An employee counts Chinese one-hundred yuan banknotes at the Bank of China Hong Kong headquarters in Hong Kong, Nov 12, 2016. [Photo/VCG]
Policymakers mull more measures to prevent slowdown in the second half of this year
Moderate monetary easing might have started and would continue for some time as China looks for more ways to plug the medium and long-term liquidity shortfalls in its banking system, said experts.
The flexible adjustment is also necessary to prevent an economic slowdown in the second half of this year, they said.
The banking system may face stress when it needs to pay back around 498 billion yuan ($77.76 billion) under the medium-term lending facility (MLF) later this week. This, coupled with other factors that will reduce liquidity including tax payments and bond maturity, would mean that lenders would require new channels to raise funds.
Meanwhile, monetary authorities decided on Friday to expand the range of financial instruments that can be pledged when commercial and policy banks borrow money through MLFs, an innovative monetary policy tool to inject base money.
According to the announcement, AA rated bonds and above, backed by credit to small and micro companies, the green economy and the agriculture sector; quality loans to small and micro enterprises and green businesses; and other corporate bonds rated AA+ and AA, could be used as collaterals for MLF operations.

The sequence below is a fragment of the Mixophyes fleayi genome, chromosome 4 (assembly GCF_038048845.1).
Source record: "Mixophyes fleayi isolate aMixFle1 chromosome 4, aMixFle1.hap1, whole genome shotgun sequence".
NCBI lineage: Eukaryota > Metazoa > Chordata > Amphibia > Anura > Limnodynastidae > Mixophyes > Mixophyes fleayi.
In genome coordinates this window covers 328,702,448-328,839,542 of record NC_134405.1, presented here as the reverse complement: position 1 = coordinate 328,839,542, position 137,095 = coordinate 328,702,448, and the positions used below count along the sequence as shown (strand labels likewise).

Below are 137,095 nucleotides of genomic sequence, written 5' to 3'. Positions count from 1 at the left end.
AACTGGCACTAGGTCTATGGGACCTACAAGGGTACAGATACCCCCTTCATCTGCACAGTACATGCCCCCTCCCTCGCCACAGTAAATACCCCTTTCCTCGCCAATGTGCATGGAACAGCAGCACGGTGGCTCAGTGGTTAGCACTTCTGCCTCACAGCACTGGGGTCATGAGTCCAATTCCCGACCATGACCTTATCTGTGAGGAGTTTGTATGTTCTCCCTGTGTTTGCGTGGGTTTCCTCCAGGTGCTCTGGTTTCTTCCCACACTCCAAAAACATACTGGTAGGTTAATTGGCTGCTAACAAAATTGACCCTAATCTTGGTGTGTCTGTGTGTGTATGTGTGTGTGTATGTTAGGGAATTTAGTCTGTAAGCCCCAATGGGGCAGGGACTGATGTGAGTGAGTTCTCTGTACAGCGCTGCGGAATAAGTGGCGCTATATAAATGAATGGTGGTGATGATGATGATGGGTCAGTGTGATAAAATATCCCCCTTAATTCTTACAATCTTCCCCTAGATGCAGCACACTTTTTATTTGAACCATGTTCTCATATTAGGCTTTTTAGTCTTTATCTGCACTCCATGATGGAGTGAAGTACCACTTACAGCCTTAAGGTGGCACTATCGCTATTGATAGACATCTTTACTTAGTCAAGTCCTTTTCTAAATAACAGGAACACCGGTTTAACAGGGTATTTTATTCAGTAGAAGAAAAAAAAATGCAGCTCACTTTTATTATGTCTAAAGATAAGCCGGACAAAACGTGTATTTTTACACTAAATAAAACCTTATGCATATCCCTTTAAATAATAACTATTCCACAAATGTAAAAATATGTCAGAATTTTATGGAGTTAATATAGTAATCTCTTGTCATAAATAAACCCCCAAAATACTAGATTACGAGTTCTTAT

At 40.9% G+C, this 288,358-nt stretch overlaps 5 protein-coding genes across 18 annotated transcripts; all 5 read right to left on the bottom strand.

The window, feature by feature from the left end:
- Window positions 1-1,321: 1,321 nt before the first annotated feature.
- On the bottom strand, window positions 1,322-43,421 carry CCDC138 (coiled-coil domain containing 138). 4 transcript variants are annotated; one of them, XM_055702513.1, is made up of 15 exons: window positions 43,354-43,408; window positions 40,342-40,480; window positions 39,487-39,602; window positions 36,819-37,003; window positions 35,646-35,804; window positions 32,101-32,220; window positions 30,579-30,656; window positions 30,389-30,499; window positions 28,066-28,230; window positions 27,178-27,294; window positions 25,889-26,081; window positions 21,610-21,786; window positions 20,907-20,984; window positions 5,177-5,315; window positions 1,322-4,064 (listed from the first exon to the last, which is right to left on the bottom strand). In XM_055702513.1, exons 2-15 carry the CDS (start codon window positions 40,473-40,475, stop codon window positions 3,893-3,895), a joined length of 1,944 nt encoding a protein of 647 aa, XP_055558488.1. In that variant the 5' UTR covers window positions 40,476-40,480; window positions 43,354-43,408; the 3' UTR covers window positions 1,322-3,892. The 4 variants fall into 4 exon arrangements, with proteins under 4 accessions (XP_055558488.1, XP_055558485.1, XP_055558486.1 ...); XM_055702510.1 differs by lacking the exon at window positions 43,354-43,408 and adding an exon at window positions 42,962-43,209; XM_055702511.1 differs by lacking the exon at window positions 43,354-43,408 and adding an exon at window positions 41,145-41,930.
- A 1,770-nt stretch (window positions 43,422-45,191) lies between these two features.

Before the announcement, the People’s Bank of China, the central bank, only accepted high-grade bonds, including Treasury bonds, central bank bills, policy bank financial bonds, local government bonds and AAA rated corporate bonds.
The move is expected to release about 1.38 trillion yuan of funds for commercial banks, said Ming Ming, an analyst with CITIC Securities.
Further liquidity injection is also possible through a reduction in the cash component set aside by commercial banks for future, or through two or three cuts in the reserve requirement ratio, as a “much stronger” measure to support bank lending, he said.
Wendy Chen, an economist with Nomura Securities, called the move “a sign of moderate monetary easing” but said its immediate effect is likely to be limited. She expects the monetary authority to introduce more moderate policy easing measures to boost domestic demand as internal and external headwinds may add downside pressure to economic growth.
“The policy change will provide more support for small enterprises, the green economy and the agriculture sector in particular,” she said.
The PBOC had in its monetary policy report for the fourth quarter of 2017 disclosed that MLFs “have become an important channel for the central bank to inject base money”.
Credit lending and collateralized lending now are the two options for the central bank to provide base money, but the former could entail credit risks, experts said, adding that the PBOC has also created innovative monetary policy instruments like standing lending facility and the pledged supplementary lending.
The new tools are all aimed at promoting stable economic growth in light of the liquidity needs of financial institutions, especially when the Chinese currency is facing depreciation and capital outflow pressures.
This article provided by NewsEdge.